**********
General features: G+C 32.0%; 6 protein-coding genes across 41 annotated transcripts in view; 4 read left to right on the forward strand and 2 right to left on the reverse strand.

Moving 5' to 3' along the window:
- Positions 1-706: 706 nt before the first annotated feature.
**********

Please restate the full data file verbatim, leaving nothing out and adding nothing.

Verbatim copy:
General features: G+C 32.0%; 6 protein-coding genes across 41 annotated transcripts in view; 4 read left to right on the forward strand and 2 right to left on the reverse strand.

Moving 5' to 3' along the window:
- Positions 1-706: 706 nt before the first annotated feature.